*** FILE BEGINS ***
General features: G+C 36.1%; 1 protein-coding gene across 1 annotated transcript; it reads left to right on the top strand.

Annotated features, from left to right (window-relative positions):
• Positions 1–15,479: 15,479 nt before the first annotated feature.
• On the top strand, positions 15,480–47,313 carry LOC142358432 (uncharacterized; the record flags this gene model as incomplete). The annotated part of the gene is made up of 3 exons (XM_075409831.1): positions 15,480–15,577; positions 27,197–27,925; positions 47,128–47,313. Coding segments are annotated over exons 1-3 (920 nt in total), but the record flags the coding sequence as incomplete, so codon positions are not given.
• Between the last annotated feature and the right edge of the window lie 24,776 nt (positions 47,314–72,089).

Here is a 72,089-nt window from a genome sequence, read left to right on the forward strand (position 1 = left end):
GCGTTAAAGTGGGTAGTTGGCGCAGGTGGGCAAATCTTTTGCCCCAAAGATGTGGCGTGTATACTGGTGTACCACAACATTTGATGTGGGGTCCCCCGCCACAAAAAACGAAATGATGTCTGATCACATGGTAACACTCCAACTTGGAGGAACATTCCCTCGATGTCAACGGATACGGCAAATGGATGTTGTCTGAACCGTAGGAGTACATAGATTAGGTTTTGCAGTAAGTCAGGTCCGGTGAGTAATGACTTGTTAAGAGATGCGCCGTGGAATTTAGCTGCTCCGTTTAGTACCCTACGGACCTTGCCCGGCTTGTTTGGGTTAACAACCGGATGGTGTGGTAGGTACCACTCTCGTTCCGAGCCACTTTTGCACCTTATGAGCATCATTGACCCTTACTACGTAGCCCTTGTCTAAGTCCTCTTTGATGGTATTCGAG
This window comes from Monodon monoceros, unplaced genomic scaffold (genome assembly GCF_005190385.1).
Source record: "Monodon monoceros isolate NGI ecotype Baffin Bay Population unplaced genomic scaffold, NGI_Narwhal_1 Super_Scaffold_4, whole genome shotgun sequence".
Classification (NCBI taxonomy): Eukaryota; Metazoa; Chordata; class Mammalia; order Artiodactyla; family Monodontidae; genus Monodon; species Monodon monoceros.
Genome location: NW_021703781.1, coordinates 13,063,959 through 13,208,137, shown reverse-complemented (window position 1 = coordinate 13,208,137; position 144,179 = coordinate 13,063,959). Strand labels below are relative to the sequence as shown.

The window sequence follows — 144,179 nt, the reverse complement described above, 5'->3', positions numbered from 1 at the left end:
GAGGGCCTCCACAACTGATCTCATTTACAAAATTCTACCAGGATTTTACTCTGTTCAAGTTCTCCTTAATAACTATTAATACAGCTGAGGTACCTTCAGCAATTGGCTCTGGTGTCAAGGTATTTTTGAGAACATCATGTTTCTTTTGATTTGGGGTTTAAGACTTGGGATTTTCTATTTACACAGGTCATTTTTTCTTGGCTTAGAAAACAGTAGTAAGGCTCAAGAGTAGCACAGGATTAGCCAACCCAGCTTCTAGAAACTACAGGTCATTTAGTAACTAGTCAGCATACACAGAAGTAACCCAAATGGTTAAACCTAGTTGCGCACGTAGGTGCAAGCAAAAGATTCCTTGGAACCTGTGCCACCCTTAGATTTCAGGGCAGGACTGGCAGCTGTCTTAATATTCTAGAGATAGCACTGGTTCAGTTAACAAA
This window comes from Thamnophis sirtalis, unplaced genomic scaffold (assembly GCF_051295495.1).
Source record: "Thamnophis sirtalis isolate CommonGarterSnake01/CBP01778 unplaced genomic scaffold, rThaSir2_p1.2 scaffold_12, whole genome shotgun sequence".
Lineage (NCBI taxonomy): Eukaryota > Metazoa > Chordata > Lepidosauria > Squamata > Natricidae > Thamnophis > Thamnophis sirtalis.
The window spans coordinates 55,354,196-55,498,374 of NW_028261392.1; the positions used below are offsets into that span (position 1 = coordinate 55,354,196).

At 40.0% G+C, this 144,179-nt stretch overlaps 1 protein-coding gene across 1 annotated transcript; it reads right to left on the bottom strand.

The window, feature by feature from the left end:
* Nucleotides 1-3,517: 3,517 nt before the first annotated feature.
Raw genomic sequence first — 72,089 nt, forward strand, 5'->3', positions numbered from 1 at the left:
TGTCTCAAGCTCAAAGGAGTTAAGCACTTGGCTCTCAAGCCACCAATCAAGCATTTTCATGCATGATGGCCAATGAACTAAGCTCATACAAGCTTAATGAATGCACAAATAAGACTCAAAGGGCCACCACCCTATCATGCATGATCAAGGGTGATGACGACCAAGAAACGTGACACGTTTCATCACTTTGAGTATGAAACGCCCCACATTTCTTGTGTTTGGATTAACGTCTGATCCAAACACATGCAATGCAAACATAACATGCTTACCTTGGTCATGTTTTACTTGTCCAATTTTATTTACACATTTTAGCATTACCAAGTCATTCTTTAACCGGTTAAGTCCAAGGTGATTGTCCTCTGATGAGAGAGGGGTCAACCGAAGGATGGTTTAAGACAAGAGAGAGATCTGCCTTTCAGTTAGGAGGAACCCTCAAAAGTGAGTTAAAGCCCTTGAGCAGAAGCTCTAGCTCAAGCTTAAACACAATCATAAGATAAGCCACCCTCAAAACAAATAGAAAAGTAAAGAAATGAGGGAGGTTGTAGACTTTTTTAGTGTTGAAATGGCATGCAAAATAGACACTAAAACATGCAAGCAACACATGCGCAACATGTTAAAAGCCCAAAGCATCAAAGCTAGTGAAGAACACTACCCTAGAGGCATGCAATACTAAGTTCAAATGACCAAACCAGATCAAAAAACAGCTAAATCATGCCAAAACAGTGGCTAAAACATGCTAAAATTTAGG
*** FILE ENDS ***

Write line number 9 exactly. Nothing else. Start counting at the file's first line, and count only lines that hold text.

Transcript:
Source record: "Monodon monoceros isolate NGI ecotype Baffin Bay Population unplaced genomic scaffold, NGI_Narwhal_1 Super_Scaffold_4, whole genome shotgun sequence".